Layer, stack, aura… No doubt you love to think about it, but did you know that there is a unique lab in the world that you aspire to study from the inside? Chemical composition, water content, droplet size and the presence of ice crystals, nothing escapes the Puy-de-Dôme Observatory, which this year celebrates 150 years of work in meteorology and geology. in this 62NS Sixth episode of science audio notation Science and the future NS 20 minutes, Loïc Chauveau, environmental journalist at Science and the future Who went to this workshop answering Roman Gollum’s questions 20 minutes
Cloud Vacuum Cleaner
Both tell you all about the scientific manipulations that consist of collecting these vapor collections in real time to study them better. Scientists have several tools: anemometers, air and water collectors and, above all, a centrifugal fan that rotates at a speed of 430 kilometers per hour to suck the famous clouds. In the heart of Auvergne and 450 kilometers from the sea, the wet masses meet here and for the first time an important relief, the mountains of Auvergne. Additionally, the Puy de Dôme averages a peak 40% of the time in the clouds. But it is thanks to particles of natural origin (desert sand, salt) or of human origin (combustion residues) contained in the air that clouds can form.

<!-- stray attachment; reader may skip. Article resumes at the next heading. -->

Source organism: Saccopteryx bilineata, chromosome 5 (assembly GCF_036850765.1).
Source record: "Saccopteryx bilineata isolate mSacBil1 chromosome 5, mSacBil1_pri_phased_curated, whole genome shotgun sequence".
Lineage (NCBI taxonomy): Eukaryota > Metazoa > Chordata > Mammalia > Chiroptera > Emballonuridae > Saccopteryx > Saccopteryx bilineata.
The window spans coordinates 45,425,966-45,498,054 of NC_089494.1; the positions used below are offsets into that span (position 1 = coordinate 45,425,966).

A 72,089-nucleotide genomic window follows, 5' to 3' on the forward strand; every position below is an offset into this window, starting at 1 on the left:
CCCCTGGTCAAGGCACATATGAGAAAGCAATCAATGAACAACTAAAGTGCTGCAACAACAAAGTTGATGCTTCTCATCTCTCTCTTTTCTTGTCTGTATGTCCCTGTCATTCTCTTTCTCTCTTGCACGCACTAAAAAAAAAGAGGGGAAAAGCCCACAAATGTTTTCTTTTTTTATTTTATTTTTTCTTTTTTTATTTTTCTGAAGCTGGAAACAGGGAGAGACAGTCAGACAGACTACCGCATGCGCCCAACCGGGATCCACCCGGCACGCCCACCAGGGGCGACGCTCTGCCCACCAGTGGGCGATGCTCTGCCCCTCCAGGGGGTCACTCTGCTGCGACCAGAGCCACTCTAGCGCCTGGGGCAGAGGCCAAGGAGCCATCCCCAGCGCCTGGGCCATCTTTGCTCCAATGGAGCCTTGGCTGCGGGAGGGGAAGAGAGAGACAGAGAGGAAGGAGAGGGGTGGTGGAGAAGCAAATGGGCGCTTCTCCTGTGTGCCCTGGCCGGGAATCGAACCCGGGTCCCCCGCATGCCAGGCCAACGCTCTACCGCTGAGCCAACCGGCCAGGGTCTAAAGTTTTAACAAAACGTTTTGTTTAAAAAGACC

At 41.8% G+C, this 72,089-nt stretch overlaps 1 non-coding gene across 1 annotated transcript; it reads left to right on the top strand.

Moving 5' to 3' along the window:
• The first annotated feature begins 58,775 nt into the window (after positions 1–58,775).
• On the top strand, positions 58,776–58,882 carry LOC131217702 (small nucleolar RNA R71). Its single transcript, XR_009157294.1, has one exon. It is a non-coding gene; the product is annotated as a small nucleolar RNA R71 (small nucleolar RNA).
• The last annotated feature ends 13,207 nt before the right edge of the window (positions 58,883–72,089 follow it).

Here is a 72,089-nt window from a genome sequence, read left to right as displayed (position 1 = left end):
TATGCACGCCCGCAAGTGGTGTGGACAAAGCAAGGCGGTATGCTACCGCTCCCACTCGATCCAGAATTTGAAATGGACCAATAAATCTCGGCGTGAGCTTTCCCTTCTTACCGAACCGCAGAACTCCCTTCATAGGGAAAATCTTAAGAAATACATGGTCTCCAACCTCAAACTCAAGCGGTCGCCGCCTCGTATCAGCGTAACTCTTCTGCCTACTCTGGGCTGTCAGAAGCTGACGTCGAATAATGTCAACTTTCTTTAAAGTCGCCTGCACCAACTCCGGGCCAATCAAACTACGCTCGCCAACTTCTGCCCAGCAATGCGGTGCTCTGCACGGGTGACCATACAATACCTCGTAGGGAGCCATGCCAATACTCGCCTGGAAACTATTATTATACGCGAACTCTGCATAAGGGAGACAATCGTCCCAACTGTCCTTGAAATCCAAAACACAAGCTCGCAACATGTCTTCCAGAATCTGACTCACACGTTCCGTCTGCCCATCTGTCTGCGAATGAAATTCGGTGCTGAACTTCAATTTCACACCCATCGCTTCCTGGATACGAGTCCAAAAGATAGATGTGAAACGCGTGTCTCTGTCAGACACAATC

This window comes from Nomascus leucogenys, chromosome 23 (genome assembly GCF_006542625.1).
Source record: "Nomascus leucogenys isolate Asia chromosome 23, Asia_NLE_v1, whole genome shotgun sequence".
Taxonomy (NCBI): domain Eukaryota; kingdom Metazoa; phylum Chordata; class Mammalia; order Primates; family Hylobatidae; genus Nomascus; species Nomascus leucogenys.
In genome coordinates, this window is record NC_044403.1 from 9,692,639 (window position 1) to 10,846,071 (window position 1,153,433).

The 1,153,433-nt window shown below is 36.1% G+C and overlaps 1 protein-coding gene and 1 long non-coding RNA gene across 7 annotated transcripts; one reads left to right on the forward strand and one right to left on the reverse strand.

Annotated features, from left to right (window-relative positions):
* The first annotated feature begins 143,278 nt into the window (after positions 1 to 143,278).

“Water vapor in the atmosphere cannot naturally condense to form droplets or ice crystals, Anne-Marie Delort, director of the Clermont-Ferrand Institute of Chemistry, told Loic Chauveau. Needs support, the condensation core is provided by atmospheric dust”. One of the most effective is sea salt, which is why we find most of the clouds in the seas and oceans. Are you interested in the topic? You can find it in full here,
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